- Habitat loss and fragmentation is a crisis affecting wildlife worldwide. In Tanzania, East Africa, a dramatic and recent (<80 years) expansion in human settlement and agriculture threatens to reduce gene flow among protected areas for many species of large mammals. Wildlife linkages can mitigate population isolation, but linkage designs lacking empirical justification may be controversial and ineffective. Connectivity conservation requires an understanding of how biogeographic factors shaped gene flow prior to habitat loss or fragmentation, however the history of interaction among populations is rarely known. The goal of my study was to provide context for connectivity conservation in central and southern Tanzania by identifying landscape features that have shaped gene flow for three ungulate species with different dispersal capabilities.
I investigated historical patterns of connectivity for Maasai giraffe (Giraffa camelopardalis tippelskirchi), impala (Aepyceros melampus), and eland (Tragelaphus oryx) by estimating genetic structure among four to eight protected areas per species. Genetic structure changes very slowly among large populations and thus is likely to reflect historical processes instead of recent anthropogenic influences. I collected noninvasive DNA samples and generated microsatellite genotypes at 8 to 15 loci per species, then estimated genetic diversity metrics (allelic richness, AR, and expected heterozygosity, H[subscript E]) for each population (defined by reserve). I also calculated genetic distance (F[subscript ST] and Nei's unbiased genetic distance, D[subscript hat]) and an estimate of gene flow (Nm) between all population pairs for each species.
To elucidate the possible causes of genetic structure between these populations, I tested for isolation by distance and isolation by resistance based on a suite of biogeographic factors hypothesized to affect gene flow. To do this, I created GIS-based resistance surfaces that assigned different costs of movement to landscape features. I created one or more resistance surfaces for each hypothesis of landscape effect. I used circuit theory to estimate the cumulative resistance between each pair of reserves for each weighting scheme, and then performed Mantel tests to calculate the correlation between these resistances and the observed population pairwise genetic distances (D[subscript hat]). I chose the optimal resistance model for each species as the model that was most highly correlated with observed genetic patterns. To verify that the correlation of resistance models with genetic distance was not an artefact of geographic distance, I performed partial Mantel tests to calculate correlation while controlling for the effect of geographic distance. Finally, I compared historical gene flow patterns to the distribution of contemporary human activity to predict areas that are at risk of a loss of connectivity.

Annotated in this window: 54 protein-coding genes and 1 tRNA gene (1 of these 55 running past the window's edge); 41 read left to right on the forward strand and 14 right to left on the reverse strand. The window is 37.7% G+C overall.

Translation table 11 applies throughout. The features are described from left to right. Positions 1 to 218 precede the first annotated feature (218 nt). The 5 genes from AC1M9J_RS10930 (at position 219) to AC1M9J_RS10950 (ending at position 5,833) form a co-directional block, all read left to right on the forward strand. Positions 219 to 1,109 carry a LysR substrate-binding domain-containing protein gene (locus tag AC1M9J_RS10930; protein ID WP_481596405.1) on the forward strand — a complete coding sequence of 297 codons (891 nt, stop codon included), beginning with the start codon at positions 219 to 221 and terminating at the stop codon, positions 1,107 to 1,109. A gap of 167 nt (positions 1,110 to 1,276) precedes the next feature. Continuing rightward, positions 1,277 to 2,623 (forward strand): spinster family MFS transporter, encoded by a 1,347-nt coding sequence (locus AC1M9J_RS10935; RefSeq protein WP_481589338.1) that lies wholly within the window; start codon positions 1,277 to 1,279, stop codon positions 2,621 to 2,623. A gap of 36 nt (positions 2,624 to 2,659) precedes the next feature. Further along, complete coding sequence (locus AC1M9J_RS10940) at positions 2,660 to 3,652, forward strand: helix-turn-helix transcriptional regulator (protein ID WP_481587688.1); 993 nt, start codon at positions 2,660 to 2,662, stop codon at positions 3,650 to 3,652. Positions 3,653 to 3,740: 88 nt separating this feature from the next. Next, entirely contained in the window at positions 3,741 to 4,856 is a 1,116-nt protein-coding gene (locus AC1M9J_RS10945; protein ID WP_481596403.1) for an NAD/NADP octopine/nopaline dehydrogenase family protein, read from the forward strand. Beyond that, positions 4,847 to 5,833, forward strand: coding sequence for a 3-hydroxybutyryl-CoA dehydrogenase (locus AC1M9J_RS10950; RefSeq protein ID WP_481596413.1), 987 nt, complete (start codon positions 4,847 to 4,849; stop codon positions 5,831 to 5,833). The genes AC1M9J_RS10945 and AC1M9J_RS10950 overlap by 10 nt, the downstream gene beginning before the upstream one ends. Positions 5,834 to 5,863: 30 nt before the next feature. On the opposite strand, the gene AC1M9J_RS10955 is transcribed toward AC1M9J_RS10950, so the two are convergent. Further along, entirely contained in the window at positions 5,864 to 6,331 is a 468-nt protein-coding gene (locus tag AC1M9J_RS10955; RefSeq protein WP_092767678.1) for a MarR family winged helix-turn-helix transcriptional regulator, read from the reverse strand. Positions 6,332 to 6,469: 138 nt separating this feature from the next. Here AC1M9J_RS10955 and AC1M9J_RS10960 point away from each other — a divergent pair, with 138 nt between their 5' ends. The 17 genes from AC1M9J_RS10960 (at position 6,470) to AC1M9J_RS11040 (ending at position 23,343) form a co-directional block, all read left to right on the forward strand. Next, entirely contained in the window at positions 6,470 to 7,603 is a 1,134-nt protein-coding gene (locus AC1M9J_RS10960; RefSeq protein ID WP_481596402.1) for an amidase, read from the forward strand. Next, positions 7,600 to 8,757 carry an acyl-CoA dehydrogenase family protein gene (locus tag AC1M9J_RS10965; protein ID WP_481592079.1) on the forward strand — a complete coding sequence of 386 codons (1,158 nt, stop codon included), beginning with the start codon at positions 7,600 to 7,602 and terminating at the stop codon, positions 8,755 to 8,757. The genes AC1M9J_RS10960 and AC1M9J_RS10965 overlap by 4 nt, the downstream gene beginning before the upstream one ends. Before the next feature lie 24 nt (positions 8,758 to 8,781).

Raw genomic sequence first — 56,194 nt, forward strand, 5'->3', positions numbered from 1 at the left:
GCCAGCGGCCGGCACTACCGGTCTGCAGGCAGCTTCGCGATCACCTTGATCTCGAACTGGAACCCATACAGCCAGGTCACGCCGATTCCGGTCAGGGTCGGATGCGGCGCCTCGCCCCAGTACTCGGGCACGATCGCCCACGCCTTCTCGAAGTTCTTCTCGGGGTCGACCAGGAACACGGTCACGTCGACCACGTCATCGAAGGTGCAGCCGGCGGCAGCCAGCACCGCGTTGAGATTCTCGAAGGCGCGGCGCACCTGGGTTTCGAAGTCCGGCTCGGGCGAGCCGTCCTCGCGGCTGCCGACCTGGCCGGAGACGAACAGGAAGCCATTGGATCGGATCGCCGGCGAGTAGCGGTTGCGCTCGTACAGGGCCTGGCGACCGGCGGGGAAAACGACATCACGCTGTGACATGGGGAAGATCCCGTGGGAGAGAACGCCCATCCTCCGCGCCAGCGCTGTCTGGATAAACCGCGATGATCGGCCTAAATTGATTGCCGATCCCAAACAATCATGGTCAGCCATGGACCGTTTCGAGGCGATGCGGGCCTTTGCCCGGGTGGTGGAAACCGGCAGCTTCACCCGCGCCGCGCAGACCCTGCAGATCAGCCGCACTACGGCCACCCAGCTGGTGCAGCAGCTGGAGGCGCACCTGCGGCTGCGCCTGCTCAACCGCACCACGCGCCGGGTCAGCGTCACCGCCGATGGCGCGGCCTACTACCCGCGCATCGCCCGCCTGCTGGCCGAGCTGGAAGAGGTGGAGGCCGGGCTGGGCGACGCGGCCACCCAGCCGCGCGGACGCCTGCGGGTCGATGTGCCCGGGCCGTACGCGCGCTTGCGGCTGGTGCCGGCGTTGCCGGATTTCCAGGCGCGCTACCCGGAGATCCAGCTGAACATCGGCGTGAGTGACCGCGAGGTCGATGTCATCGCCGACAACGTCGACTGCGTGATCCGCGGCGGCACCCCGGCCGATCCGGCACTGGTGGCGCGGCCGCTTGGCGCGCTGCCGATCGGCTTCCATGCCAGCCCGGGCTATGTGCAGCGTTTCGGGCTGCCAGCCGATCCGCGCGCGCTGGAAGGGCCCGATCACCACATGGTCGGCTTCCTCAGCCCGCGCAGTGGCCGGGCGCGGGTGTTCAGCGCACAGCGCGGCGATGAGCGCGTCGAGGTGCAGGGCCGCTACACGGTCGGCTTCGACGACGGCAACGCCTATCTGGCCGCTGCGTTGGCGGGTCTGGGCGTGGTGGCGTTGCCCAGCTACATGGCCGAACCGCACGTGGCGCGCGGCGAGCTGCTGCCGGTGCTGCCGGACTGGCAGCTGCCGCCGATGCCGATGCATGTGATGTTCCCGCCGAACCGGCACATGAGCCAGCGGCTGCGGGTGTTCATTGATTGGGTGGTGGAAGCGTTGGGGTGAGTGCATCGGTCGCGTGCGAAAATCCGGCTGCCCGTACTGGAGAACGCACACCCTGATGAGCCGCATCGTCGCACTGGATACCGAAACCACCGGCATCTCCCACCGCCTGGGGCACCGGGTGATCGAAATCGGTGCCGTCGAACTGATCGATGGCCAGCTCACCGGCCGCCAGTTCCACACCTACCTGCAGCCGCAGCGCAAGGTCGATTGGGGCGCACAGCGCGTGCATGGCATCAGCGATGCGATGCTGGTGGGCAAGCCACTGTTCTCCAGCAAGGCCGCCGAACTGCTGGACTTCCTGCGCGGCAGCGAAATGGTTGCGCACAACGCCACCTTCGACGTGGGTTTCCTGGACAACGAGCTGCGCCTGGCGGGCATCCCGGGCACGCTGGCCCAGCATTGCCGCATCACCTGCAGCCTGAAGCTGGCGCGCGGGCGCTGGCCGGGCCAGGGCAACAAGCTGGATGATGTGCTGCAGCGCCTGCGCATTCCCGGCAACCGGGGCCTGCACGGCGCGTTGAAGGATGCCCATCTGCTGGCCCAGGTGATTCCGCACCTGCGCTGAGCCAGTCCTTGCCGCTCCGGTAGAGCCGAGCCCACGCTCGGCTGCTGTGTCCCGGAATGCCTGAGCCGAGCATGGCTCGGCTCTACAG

Indices of genetic diversity were moderate for all three species and comparable to previously reported values for other savannah ungulates. Diversity (both H[subscript E] and A[subscript R]) was highest in eland and lowest in giraffe for these populations, and was not consistently correlated with reserve size as has been reported for other species in East Africa. Although patterns in genetic distance were broadly similar across all three species there were also striking differences in connectivity, highlighting the importance of cross-species comparisons in connectivity conservation.
At this scale, resistance models based on slope strongly predicted population structure for all three species; distance to water was also highly correlated with genetic distance in eland. For all three species, the greatest genetic distances occurred between populations separated by the Eastern Arc Mountains, suggesting that the topography
of this area has long acted as a barrier to gene flow, but this effect is present in varying degrees for each species. I observed high levels of historical gene flow between centrally located populations (Ruaha National Park and Rungwa Game Reserve) and those in the southwest (Katavi National Park and Rukwa Game Reserve). Although human settlement in this area has been low relative to other areas, the connection between the Katavi/Rukwa and Ruaha ecosystems may be threatened by increased human activity and warrants conservation.
High levels of historical gene flow were also seen between reserves in the northeast (Tarangire National Park, Swagaswaga Game Reserve) and the central and southwest populations. These connections appear highly threatened due to current land use practices, and may have already suffered a loss of gene flow. Field surveys in the lands surrounding the northeastern reserves are needed to quantify current levels of connectivity and determine whether corridors could be established to maintain or restore gene flow with other reserves.